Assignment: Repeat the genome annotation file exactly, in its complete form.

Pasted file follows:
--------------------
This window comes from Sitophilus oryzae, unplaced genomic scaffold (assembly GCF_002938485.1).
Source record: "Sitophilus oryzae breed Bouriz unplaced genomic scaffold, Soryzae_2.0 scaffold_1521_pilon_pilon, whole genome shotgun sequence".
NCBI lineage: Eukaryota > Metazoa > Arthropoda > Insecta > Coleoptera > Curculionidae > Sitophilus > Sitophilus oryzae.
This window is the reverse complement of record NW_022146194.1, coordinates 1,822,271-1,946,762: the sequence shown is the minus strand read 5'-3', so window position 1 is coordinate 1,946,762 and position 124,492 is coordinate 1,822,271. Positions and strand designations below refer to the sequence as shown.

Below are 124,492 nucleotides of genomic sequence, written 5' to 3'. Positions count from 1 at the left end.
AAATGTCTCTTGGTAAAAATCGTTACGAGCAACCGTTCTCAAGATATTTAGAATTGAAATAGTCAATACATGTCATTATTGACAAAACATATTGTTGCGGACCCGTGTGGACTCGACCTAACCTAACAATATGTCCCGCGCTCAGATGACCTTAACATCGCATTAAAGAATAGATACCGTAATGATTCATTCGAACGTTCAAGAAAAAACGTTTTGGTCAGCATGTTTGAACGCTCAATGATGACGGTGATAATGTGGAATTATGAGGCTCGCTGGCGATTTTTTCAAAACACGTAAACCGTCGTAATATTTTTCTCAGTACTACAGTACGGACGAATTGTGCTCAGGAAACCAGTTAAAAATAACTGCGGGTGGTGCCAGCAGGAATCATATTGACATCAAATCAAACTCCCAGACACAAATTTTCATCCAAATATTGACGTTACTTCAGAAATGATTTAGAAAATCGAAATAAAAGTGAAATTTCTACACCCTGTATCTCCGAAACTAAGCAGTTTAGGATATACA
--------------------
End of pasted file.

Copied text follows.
This window comes from Sitophilus oryzae, unplaced genomic scaffold (assembly GCF_002938485.1).
Source record: "Sitophilus oryzae breed Bouriz unplaced genomic scaffold, Soryzae_2.0 scaffold_1521_pilon_pilon, whole genome shotgun sequence".
NCBI lineage: Eukaryota > Metazoa > Arthropoda > Insecta > Coleoptera > Curculionidae > Sitophilus > Sitophilus oryzae.
This window is the reverse complement of record NW_022146194.1, coordinates 1,822,271-1,946,762: the sequence shown is the minus strand read 5'-3', so window position 1 is coordinate 1,946,762 and position 124,492 is coordinate 1,822,271. Positions and strand designations below refer to the sequence as shown.

Below are 124,492 nucleotides of genomic sequence, written 5' to 3'. Positions count from 1 at the left end.
AAATGTCTCTTGGTAAAAATCGTTACGAGCAACCGTTCTCAAGATATTTAGAATTGAAATAGTCAATACATGTCATTATTGACAAAACATATTGTTGCGGACCCGTGTGGACTCGACCTAACCTAACAATATGTCCCGCGCTCAGATGACCTTAACATCGCATTAAAGAATAGATACCGTAATGATTCATTCGAACGTTCAAGAAAAAACGTTTTGGTCAGCATGTTTGAACGCTCAATGATGACGGTGATAATGTGGAATTATGAGGCTCGCTGGCGATTTTTTCAAAACACGTAAACCGTCGTAATATTTTTCTCAGTACTACAGTACGGACGAATTGTGCTCAGGAAACCAGTTAAAAATAACTGCGGGTGGTGCCAGCAGGAATCATATTGACATCAAATCAAACTCCCAGACACAAATTTTCATCCAAATATTGACGTTACTTCAGAAATGATTTAGAAAATCGAAATAAAAGTGAAATTTCTACACCCTGTATCTCCGAAACTAAGCAGTTTAGGATATACA